Credit union loans

By Morgan Kelsey, sophomore at Texas Tech University and credit union advocateMorgan Kelsey

Taking out a loan is intimidating for anyone. If you have never taken borrowed money, the intimidation is increased. For college students, unless you come from a wealthy background or win the lottery, paying for college without a scholarship, grant or a loan seems impossible. Many college students go in without the knowledge of what getting a loan really means, and they do not have Mom or Dad there to help them understand what they are truly doing.

For students that have recently graduated from college, the burden of loans is heavy with the rising cost of continued education. The total amount of outstanding student loan debt in the United States now tops $1 trillion. To make matters worse, recent graduates have been emerging from colleges and universities, with diplomas in hand, into one of the worst job markets in living memory. Though there was a higher unemployment rate in 1981-82, at 12 percent, the combination of high unemployment and high student debt is a new occurrence.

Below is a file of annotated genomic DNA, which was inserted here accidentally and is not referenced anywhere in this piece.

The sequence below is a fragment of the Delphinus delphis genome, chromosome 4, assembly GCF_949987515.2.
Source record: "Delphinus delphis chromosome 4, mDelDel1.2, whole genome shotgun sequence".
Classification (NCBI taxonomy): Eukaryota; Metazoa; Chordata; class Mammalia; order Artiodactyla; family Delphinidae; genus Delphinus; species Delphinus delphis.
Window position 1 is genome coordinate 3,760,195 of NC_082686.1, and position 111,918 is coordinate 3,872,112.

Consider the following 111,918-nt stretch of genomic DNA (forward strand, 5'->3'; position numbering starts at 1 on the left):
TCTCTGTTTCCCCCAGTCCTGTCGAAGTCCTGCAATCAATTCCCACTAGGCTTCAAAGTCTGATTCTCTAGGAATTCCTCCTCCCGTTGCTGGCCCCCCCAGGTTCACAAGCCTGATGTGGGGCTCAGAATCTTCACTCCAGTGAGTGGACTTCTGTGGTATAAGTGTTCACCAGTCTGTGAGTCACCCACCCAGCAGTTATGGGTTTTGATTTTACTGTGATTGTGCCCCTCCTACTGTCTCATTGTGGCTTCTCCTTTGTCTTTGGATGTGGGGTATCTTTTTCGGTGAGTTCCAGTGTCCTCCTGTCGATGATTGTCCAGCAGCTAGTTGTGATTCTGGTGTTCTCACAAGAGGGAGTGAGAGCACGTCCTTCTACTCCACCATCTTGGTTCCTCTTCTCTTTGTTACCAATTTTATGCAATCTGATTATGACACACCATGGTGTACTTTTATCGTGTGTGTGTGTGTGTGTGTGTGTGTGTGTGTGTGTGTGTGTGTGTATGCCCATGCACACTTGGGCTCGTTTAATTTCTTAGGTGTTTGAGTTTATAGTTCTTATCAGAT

On top of paying for college, students take out loans for other things too such as cash for spring break or summer, a car purchase or to help pay for housing. These added loans increase the student debt. The key is to know what you are getting yourself in to and understand every aspect of the loan. Things to look for are interest rates and how long you have to pay off the loan. Here are other tips:

  • Majoring in sciences, business and math make you look more marketable to employers and getting your desired humanities or arts as a minor will help you do what you love and pay off the loans.
  • Limit borrowing and maximize scholarship opportunities and government grants that you do not have to pay back.
  • Know the rates of the loan.

In many cases, credit unions have lower interest rates than banks, and they will work with you to help you pay off your loans. Personal loans are highlighted this summer at Unity One Credit Union. Rates as low as 5.99% APR for 36 months are offered. Not too bad.

I would like to speak with a loan officer.

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